Heterochromatic sequences in a Drosophila whole-genome shotgun assembly
1 Department of Genome Sciences, Lawrence Berkeley National Laboratory, Berkeley, CA 94720, USA
2 Department of Molecular and Cell Biology, University of California, Berkeley, CA 94720, USA
3 Departamento de Genética, Universidade Federal do Rio de Janeiro, CEP 21944-970, Rio de Janeiro, Brazil
4 Celera Genomics, 45 West Gude Drive, Rockville, MD 20850, USA
5 Molecular and Cell Biology Laboratory, Salk Institute, La Jolla, CA 92037, USA
6 Howard Hughes Medical Institute, University of California, Berkeley, CA 94720, USA
7 Department of Zoology, University of Washington, Seattle, WA 98195, USA
8 These authors contributed equally to this work
Genome Biology 2002, 3:research0085-0085.16 doi:10.1186/gb-2002-3-12-research0085
This article is part of a series of refereed research articles from Berkeley Drosophila Genome Project, FlyBase and colleagues, describing Release 3 of the Drosophila genome, which are freely available at http://genomebiology.com/drosophila/.Published: 31 December 2002
Most eukaryotic genomes include a substantial repeat-rich fraction termed heterochromatin, which is concentrated in centric and telomeric regions. The repetitive nature of heterochromatic sequence makes it difficult to assemble and analyze. To better understand the heterochromatic component of the Drosophila melanogaster genome, we characterized and annotated portions of a whole-genome shotgun sequence assembly.
WGS3, an improved whole-genome shotgun assembly, includes 20.7 Mb of draft-quality sequence not represented in the Release 3 sequence spanning the euchromatin. We annotated this sequence using the methods employed in the re-annotation of the Release 3 euchromatic sequence. This analysis predicted 297 protein-coding genes and six non-protein-coding genes, including known heterochromatic genes, and regions of similarity to known transposable elements. Bacterial artificial chromosome (BAC)-based fluorescence in situ hybridization analysis was used to correlate the genomic sequence with the cytogenetic map in order to refine the genomic definition of the centric heterochromatin; on the basis of our cytological definition, the annotated Release 3 euchromatic sequence extends into the centric heterochromatin on each chromosome arm.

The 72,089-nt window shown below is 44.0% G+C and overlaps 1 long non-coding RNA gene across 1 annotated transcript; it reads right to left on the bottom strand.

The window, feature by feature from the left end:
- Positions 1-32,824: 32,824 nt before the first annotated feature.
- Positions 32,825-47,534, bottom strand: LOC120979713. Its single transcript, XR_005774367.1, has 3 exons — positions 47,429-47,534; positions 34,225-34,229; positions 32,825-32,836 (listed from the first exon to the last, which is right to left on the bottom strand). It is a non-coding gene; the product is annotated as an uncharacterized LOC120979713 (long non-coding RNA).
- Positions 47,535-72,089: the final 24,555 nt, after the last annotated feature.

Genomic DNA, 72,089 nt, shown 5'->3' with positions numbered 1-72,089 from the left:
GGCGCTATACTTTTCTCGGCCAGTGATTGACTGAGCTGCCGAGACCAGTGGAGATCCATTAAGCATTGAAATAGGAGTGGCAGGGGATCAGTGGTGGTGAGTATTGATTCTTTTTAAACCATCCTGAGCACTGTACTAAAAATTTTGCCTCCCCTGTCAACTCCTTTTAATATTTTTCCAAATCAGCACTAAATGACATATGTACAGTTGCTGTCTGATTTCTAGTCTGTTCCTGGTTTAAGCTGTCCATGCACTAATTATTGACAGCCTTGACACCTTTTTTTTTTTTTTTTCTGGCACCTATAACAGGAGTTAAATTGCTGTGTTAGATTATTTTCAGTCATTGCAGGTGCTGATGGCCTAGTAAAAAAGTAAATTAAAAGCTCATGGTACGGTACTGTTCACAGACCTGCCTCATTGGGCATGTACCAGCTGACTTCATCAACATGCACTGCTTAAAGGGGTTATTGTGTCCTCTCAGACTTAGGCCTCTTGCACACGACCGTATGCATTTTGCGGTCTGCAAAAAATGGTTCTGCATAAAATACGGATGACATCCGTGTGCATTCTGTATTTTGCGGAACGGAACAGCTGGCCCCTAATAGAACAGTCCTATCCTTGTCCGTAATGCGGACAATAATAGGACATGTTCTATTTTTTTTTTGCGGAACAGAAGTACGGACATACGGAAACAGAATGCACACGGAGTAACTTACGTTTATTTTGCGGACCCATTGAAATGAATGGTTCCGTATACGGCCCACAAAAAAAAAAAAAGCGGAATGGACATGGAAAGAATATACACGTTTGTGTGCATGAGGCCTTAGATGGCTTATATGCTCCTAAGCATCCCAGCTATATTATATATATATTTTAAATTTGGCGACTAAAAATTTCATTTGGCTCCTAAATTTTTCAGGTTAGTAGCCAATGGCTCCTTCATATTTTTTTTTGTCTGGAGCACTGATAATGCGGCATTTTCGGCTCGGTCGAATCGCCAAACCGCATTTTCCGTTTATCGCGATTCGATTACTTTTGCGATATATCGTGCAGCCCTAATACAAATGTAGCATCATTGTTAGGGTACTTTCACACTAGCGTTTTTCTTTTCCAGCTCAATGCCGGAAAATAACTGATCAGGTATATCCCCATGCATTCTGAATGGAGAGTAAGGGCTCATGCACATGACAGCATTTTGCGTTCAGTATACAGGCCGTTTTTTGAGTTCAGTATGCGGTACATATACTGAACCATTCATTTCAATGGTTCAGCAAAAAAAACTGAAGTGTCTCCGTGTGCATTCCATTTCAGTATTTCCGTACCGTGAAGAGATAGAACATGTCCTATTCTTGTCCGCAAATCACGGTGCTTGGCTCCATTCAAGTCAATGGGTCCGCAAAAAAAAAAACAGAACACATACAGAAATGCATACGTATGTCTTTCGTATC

Whole-genome shotgun assembly produced a reliable draft-quality sequence of a significant part of the Drosophila heterochromatin. Annotation of this sequence defined the intron-exon structures of 30 known protein-coding genes and 267 protein-coding gene models. The cytogenetic mapping suggests that an additional 150 predicted genes are located in heterochromatin at the base of the Release 3 euchromatic sequence. Our analysis suggests strategies for improving the sequence and annotation of the heterochromatic portions of the Drosophila and other complex genomes.